Give the general a call. So the Australian Defence Force is concerned about “the increasingly excessive use of alcohol during Anzac Day commemorations nowadays”. That’s what reports of a Department of Veterans Affairs study of public opinion are telling us anyway.
Well perhaps the ADF should have a chat with their old boss General Peter Cosgrove and the Returned and Services League
The Victoria Bitter “Raise a glass” campaign, despite the token efforts of the Ogilvy Public Relations team that devised it, hardly encourages a decrease in “the use of alcohol during Anzac Day commemorations.”
That ethical guardian Rupert tweets. One thing Rupert Murdoch has never had to do is pay money to get access to the world’s political leaders. Which gives a certain poignancy to his tweets on the current British controversy over the fund raising efforts of the Conservative Party.
That Apple boom. Just a little further evidence to add to my colleague Glenn Dyer’s recent thoughtful piece “Barnstorming Apple’s iBubble will eventually go iPop“.
Glenn pointed to the considerable influence Apple had in the strong performance of the US S&P 500 share price index (a 6.8% rise this quarter that would have been only 2.8% without it) and now CNN Money points out how Apple’s outsized impact on the tech sector in isolation is even more striking:
Good enough for Britain’s Office of Budget Responsibility. All you doubters about the worth of the Crikey Indicators take note: Professor Steve Nickell, one of the independent experts brought in by UK Chancellor George Osborne to make sure Britain’s economic estimates are robust, is a believer in these market based indicators.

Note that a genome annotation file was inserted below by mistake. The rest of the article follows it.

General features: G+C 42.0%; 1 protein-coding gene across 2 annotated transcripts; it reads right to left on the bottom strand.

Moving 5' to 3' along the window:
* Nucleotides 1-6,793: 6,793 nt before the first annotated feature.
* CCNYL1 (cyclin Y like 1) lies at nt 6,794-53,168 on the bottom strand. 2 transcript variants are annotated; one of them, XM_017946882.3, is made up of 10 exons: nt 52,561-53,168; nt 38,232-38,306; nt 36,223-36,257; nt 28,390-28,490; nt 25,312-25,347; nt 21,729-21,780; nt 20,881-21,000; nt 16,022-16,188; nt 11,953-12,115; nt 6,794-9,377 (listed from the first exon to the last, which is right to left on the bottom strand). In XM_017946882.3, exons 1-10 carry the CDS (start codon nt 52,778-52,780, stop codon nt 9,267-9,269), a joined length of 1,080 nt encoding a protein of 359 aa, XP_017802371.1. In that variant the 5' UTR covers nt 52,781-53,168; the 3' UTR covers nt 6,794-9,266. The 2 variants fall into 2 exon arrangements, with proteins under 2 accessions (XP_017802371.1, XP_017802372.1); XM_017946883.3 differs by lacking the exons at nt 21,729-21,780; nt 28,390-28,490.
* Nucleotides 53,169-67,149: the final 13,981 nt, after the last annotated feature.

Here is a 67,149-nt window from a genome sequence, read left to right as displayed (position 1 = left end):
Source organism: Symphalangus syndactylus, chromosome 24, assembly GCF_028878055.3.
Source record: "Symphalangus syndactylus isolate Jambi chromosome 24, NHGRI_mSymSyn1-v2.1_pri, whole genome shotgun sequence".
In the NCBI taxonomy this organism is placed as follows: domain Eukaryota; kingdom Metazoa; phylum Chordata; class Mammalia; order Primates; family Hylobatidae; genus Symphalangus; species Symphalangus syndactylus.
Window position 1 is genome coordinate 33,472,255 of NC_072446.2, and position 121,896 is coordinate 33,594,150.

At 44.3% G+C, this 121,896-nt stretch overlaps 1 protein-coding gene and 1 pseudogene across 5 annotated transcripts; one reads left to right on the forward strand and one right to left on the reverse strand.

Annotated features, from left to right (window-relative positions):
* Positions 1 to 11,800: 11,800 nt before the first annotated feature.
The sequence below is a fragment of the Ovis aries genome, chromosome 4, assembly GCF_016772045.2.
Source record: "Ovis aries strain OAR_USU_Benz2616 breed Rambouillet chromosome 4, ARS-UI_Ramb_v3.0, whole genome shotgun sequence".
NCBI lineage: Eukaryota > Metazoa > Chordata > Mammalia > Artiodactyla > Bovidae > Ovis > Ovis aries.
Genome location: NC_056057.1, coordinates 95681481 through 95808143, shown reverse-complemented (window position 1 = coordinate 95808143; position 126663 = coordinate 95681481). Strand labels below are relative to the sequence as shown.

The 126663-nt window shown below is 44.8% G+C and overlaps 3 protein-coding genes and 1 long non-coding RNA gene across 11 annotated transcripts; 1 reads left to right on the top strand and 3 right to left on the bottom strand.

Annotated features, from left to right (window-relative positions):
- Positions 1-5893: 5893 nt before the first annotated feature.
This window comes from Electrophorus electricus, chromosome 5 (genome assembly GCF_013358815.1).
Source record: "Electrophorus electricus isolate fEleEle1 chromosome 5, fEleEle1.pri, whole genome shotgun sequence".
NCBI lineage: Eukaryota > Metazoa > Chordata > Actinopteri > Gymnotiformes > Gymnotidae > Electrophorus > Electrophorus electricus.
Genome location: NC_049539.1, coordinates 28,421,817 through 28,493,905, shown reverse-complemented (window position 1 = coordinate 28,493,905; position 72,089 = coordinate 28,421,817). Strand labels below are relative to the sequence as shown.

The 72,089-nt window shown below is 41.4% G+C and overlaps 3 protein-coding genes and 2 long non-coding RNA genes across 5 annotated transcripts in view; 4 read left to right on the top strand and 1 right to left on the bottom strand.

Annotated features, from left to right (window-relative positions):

The professor gave his endorsement during evidence to the House of Commons Treasury Committee yesterday after being asked whether he thought the Euro was likely to fall. The department itself did not “attach probabilities”, said Prof Nickell.
“I go and look at [leading bookmaker] William Hill and they actually have the odds of these sorts of things. Last time I looked, the odds of Greece not using the euro by the end of the year were of the order of 40 per cent.”
At Crikey, where we look at market prices as a whole and not just one bookie in drawing up our Indicators, we think that 40% is a bit high. The Crikey Euro Usage Indicator of whether any country currently using the Euro will announce their intention to drop it by midnight ET on 31 Dec 2012 is 23.2%.
And as for events closer to home:
Some news and views noted along the way.